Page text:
Sponsored workers at third party premises
Employers with sponsorship licenses should make sure they are familiar with changes to the process brought into force on 6 April 2017. In particular, there is an important, and perhaps overlooked, point for employers who allow their sponsored workers to out any of their employment duties at a third party’s site.
The key points
Some of the changes are buried deep in the 207 pages of the ‘Tiers 2 and 5: Guidance for sponsors’ document, so we have summarised the key points here:
- UK Visas and Immigration (UKVI) has the legal power to visit unannounced and at any time to conduct checks to ensure that the employer is complying with sponsor duties
- This includes checks at any physical addresses where sponsored employees carry out their employment duties
- If access to a third party’s site is deemed necessary by UKVI (either at application stage or later as part of compliance checks), UKVI would need to see evidence of arrangements between the sponsor and the third party that would ensure full cooperation by the third party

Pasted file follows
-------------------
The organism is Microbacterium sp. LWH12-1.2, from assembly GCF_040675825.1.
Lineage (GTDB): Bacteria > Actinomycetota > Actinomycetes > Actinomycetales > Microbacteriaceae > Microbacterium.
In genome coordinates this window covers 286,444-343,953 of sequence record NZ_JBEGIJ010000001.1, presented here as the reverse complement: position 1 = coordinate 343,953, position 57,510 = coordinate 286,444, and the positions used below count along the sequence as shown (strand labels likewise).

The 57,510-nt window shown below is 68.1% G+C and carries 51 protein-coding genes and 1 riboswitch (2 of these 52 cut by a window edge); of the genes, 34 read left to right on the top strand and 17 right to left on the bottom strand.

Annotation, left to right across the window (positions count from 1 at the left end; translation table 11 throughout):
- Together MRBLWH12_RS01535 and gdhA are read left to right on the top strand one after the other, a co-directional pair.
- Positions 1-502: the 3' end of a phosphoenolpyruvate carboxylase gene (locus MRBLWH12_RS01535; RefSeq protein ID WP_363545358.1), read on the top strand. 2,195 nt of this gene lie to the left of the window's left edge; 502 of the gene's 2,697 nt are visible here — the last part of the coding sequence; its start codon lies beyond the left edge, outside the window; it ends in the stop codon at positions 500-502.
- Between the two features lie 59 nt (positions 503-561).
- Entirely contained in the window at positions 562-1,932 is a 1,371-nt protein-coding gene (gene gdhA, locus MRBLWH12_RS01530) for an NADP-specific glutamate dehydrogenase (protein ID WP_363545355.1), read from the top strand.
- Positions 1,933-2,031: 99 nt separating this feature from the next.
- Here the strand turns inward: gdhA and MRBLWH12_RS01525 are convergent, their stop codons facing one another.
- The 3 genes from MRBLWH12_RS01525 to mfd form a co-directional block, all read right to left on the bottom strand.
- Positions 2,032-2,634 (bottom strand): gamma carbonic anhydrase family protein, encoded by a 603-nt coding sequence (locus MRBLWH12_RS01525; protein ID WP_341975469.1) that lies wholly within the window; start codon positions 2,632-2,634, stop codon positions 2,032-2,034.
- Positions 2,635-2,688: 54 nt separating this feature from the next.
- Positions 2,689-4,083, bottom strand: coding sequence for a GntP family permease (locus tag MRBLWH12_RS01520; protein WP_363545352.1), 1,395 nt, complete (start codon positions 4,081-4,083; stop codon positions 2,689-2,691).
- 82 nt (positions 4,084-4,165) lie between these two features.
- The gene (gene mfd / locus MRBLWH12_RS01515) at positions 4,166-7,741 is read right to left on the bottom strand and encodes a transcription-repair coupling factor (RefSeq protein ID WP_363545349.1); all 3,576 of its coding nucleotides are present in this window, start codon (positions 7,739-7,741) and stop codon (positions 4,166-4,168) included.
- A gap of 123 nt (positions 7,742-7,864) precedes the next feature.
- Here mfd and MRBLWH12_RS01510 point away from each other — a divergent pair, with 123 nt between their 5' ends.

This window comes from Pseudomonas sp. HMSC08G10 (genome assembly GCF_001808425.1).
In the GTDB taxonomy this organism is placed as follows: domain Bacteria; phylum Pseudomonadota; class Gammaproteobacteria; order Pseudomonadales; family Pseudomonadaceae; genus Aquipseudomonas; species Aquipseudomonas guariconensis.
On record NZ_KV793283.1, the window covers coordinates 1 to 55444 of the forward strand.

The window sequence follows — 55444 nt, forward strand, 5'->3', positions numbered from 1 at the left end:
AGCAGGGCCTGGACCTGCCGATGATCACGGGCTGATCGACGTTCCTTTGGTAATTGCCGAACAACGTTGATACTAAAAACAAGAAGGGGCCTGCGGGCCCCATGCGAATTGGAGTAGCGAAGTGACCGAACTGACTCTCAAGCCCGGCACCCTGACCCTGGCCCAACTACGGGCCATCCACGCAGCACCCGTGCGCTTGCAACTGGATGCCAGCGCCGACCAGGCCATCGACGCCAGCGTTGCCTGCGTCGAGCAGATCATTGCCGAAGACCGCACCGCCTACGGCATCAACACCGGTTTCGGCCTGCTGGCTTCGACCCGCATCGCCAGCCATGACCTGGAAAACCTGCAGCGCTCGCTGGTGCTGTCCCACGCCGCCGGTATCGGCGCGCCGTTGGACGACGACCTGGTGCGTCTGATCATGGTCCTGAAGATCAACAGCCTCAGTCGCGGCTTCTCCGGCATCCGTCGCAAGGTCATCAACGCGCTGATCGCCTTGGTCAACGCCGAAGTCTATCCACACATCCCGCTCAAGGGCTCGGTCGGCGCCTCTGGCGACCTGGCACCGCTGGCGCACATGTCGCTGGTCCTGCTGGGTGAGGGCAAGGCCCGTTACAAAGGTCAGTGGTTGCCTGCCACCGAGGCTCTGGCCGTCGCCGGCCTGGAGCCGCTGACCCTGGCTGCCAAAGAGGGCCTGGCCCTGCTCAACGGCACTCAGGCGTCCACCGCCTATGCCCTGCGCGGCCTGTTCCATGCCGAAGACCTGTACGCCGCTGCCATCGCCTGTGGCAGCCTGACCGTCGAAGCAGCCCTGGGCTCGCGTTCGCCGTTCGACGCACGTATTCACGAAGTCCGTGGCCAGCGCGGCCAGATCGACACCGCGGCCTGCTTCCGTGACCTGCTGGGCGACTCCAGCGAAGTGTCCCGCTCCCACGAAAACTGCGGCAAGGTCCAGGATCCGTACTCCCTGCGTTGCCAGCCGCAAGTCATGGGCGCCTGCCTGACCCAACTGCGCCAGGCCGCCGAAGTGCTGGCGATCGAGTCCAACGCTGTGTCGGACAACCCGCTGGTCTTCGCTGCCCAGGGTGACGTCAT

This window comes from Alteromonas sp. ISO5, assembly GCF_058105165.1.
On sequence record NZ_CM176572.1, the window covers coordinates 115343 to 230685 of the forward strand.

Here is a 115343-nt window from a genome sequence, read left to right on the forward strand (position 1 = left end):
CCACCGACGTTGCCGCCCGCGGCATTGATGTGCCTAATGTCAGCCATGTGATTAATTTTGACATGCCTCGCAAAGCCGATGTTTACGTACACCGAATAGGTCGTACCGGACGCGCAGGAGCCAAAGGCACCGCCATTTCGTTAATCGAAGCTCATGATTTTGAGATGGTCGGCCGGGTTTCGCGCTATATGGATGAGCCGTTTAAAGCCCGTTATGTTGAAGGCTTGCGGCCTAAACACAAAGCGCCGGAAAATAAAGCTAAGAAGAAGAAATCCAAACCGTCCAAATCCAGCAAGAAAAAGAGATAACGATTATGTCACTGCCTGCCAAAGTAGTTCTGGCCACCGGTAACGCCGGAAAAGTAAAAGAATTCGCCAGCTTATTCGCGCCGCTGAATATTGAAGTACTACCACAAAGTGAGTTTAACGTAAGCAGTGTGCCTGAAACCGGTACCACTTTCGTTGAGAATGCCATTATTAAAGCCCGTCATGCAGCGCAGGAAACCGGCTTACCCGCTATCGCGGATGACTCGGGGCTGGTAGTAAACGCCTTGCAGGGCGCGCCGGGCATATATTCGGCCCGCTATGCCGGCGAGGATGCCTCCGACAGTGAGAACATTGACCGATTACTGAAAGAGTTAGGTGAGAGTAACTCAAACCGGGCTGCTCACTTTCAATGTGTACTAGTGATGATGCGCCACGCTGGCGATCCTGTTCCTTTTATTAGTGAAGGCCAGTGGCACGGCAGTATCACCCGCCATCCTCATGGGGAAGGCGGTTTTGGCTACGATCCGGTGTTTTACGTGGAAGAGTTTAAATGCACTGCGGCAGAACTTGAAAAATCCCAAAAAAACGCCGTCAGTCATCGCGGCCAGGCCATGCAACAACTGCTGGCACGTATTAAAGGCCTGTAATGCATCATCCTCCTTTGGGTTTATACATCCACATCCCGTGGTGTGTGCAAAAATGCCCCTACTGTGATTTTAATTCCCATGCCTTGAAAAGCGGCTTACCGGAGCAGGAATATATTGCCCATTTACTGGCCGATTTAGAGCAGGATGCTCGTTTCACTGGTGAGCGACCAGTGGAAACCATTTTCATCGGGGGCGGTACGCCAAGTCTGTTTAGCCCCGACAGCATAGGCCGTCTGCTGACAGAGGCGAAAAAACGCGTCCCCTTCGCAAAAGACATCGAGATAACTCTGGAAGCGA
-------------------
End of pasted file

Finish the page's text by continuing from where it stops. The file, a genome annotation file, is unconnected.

- If migrant workers perform their employment duties at a third party’s office, it is the sponsor’s responsibility to ensure that the third party is aware of the possibility of unplanned and unannounced visits and checks being conducted at their premises and ensure their full cooperation
What does this mean for sponsors?
Sponsoring employers should take immediate steps to ensure continued compliance with the sponsorship guidance and thus not jeopardise their licence. This should include:
- Telling third parties that UKVI may make an unannounced visit to the premise and that they must co-operate with the inspection
- Keeping records (by both the sponsor and third party) of arrangements between them about the sponsored worker carrying out duties at the third party premises
- Ensuring that the third party does not allow the sponsored worker to carry out duties that are beyond the Certificate of Sponsorship
This briefing is for guidance purposes only. RadcliffesLeBrasseur accepts no responsibility or liability whatsoever for any action taken or not taken in relation to this note and recommends that appropriate legal advice be taken having regard to a client's own particular circumstances.